I was given this problem

$$ y'y'' = 1 $$

and told to solve it using the method in which

$y' = v$ and $y'' = v \frac{dv}{dy}$.

I had previously solved it using the method in which you substitute

$v = y'$ and $v' = y''$ getting $$y=\frac{1}{3}(2x + c_1)^\frac{3}{2} + c_2$$

which was correct, but I can't get the same answer using the method I first mentioned. Here is my work:

$$ y'y''=1 $$ $$ v^2\frac{dv}{dy}=1 $$ $$ \frac{v^3}{3} = y + c_1 $$ $$ \frac{dy}{dx} = (y+c_1)^\frac{1}{3} $$ $$ x = \frac{3}{2}(y+c_1)^\frac{2}{3} + c_2 $$

However this in terms of y is not the same as the answer I got earlier. Could anyone point me in the right direction?

The second question is:


I've also been told to solve this using the same method. The only way I've ever solved the before is inspection. Knowing that $\sin(x)$ and $\cos(x)$ fit and putting them into $$y = c_1y_1(x) + c_2y_2(x)$$ which is $$y=c_1\sin(x) + c_2\cos(x)$$.

However trying to solve it the way I've indicated I get:

$$v\frac{dv}{dy}=-y$$ $$vdv = -ydy$$ $$v = \sqrt{c_1-y^2}$$ $$\frac{dy}{dx} = \sqrt{c_1-y^2}$$ $$x = \int{\frac{dy}{\sqrt{c_1-y^2}}}$$ $$x = \arctan(\frac{y}{\sqrt{c_1-y^2}}) + c_2$$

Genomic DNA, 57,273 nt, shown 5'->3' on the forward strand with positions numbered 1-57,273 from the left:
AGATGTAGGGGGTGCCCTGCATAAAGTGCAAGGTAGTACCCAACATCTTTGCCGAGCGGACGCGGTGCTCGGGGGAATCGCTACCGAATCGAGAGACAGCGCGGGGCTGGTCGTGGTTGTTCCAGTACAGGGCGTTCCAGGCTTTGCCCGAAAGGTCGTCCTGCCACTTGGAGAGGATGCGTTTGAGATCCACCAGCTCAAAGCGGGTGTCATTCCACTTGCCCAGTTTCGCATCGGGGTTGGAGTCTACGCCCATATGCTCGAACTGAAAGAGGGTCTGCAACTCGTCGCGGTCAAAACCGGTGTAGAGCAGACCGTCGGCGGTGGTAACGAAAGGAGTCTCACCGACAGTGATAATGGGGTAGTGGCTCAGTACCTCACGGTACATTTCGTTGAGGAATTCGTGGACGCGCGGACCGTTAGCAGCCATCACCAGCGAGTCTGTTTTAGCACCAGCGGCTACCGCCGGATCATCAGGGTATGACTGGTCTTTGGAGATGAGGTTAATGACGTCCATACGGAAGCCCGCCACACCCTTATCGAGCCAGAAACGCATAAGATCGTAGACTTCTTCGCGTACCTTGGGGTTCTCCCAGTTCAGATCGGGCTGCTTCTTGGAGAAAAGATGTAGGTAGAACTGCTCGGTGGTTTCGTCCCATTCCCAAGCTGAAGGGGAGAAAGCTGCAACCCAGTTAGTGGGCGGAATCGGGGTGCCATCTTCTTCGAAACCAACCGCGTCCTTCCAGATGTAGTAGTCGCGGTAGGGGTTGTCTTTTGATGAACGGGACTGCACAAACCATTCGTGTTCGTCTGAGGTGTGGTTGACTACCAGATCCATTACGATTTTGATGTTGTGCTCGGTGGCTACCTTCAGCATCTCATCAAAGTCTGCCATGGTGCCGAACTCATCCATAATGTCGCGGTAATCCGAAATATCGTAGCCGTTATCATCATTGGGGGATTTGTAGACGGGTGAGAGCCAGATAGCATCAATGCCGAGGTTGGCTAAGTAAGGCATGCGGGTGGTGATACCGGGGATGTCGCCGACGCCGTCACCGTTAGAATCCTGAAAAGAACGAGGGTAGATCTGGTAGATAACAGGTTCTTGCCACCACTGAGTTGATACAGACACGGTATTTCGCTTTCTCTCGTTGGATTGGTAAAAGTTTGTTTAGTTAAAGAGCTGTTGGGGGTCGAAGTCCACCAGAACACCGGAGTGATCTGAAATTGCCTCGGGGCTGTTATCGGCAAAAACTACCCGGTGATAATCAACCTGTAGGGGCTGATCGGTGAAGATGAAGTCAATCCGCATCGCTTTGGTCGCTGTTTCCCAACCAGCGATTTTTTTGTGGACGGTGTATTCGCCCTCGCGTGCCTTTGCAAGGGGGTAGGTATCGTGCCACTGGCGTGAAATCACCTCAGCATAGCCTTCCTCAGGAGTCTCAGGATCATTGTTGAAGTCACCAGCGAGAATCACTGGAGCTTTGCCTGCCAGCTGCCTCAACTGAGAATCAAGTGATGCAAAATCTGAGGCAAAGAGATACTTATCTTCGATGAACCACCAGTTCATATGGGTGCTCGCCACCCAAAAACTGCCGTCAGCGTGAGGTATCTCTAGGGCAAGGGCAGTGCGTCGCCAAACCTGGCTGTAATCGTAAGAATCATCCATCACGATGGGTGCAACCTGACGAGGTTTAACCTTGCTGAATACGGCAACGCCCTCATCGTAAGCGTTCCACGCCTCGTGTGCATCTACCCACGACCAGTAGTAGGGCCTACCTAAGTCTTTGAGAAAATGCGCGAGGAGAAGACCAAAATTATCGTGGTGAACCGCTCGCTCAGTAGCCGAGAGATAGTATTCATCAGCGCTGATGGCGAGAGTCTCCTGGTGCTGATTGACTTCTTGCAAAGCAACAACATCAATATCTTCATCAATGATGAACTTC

And then I'm just lost

  • $\begingroup$ My textbook was unclear so I referenced this page: mathworld.wolfram.com/… Which said let $v=y'$ $\endgroup$ – m0meni Feb 25 '15 at 19:36
  • $\begingroup$ I updated my post to show my work. Could you take a look and see where I went wrong? $\endgroup$ – m0meni Feb 25 '15 at 19:47
  • $\begingroup$ Thank you! This fixes it. However, I have a followup question that I would like to post if you could wait for me to edit my post. $\endgroup$ – m0meni Feb 25 '15 at 19:53

First problem, was the missing factor 3 in the 2nd last equation.

The second problem is then \begin{align} \tan(x+c) &= \frac{y}{\sqrt{d-y^2}} \Rightarrow \\ (\tan(x+c))^2 &= \frac{y^2}{d-y^2} \iff \\ (\tan(x+c))^2 (d-y^2) &= y^2 \iff \\ d (\tan(x+c))^2 &= (1+(\tan(x+c))^2) y^2 \end{align} so \begin{align} y &= \pm \frac{\sqrt{d} \tan(x+c)}{\sqrt{1+(\tan(x+c))^2}} \\ &= \pm \frac{\sqrt{d} \tan(x+c)}{\sqrt{\frac{1}{\cos(x+c))^2}}} \\ &= \pm \sqrt{d} \sin(x+c) \\ &= \pm \sqrt{d} \left[\sin(c) \cos(x) + \cos(c) \sin(x) \right] \end{align}

  • $\begingroup$ Thank you very much! That makes a lot of sense. $\endgroup$ – m0meni Feb 25 '15 at 20:57

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